Josh’s Individual Report
It’s been a long, hard year to date, but it feels good to be able to type this…it’s Giants week, Steelers fans!
The Steelers get a juicy matchup to open the 2020 season, taking on a Giants team that has seen a number of changes this off-season, including the retirement of long-time starter Eli Manning and the opt-out of starting left tackle Nate Solder.
Now, it’s completely the Daniel Jones show in New York. Fortunately for Jones, he has quite a few weapons to work with. The problem is, he’ll take on an elite-level Steelers’ defense with major question marks along the offensive line, starting with rookie tackle Andrew Thomas and right tackle Cam Fleming.
Jones had major ball security issues, fumbling the football 18 times as a rookie. When he held onto the football though, he did damage with his arm and his legs, giving new head coach Joe Judge an intriguing second-year quarterback to work with in his first year as head coach.
The Giants would be wise to try and establish the run early with star running back Saquon Barkley, allowing them to set up play-action for Jones.
The good news for the Giants is Barkley is a stud and can create something out of nothing.
Late in the 2019 season, the Giants’ offense was a mess, but Barkley continued to thrive. He’s an explosive back in space and can create a number of misses in the open field. He absolutely embarrasses this Dolphins defensive back in the open field, putting him on his own personal highlight reel.
When the Giants established the run, they were able to draw guys down into the box, opening up deep shots and play-action throws to guys like Darius Slayton, who had a huge breakout rookie season, and veterans Golden Tate and Sterling Shepard.
Slayton and Jones really established a strong rapport last season, so look for the second-year signal caller to look to Slayton early and often Monday.
Slayton is known as the deep threat on the roster, but he can create splash plays as well with the football in his hands, as evidenced by the first clip above. He’s a burner in space and has shown a propensity to break some tackles here and there.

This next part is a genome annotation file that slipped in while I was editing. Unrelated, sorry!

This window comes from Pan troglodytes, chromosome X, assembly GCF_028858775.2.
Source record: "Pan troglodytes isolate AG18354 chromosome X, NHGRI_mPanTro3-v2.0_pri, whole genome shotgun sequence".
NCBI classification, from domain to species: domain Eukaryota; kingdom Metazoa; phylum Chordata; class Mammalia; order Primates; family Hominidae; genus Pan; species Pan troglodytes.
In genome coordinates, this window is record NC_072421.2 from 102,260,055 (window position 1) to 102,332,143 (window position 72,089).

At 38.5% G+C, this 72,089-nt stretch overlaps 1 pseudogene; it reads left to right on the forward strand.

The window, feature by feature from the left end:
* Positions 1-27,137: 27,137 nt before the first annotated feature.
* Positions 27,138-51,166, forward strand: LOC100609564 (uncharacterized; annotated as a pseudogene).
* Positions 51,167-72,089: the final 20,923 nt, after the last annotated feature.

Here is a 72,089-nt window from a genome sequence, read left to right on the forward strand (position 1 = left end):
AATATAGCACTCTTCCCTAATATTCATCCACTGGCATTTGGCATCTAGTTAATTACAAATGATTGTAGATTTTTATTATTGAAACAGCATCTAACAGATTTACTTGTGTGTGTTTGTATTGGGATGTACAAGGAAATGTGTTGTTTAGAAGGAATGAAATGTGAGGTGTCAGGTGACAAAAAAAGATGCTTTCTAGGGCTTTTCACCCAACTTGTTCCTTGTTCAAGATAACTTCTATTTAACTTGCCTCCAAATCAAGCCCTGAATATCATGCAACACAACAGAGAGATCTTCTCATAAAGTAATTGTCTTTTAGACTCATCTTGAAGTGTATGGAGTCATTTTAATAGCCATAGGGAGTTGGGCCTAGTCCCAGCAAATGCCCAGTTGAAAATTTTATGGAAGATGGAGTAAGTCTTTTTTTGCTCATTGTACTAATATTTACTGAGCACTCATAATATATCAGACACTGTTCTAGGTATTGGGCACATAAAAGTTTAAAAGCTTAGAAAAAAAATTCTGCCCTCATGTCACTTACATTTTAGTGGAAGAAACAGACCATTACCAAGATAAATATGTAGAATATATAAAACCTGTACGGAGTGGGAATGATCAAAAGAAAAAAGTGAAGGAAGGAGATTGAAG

Tate is dealing with a slight hamstring injury, but he is a strong route runner with good after-the-catch abilities. Shepard is the key possession receiver for the Giants.
Look for Tate to work exclusively out of the slot and take advantage of some mismatches.
At tight end, health is the biggest question mark with Evan Engram. If he is healthy, he’s basically another wide receiver who is a clear mismatch wherever he lines up on the field.
Backup tight end Kaden Smith is a guy who really put some good tape together down the stretch with Jones and Manning when Engram was on injured reserve. He’s a really solid No. 2.
The offensive line, as I mentioned earlier, is a real question mark. Thomas is the headliner as the former No. 4 pick, but he’s being thrown to the wolves in his first NFL start, taking on the likes of Bud Dupree.
Right tackle Cam Fleming put some decent tape together as a reserve in Dallas this year, but it remains to be seen what he can do as a full-time starter. I do like the guards in Kevin Zeitler and Will Hernandez on paper, but Hernandez struggled mightily last season.
Center Nick Gates is a major question mark.
Special teams is pretty solid for the Giants, who added veteran Graham Gano this summer to hold down the kicking duties, while Riley Dixon had a very good year in 2019, averaging 46.1 yards per punt and 29 punts dropped inside the opponent’s 20-yard-line.
Tate is expected to hold down the punt return duties, while rookie Darnay Holmes is expected to handle kick return duties this season.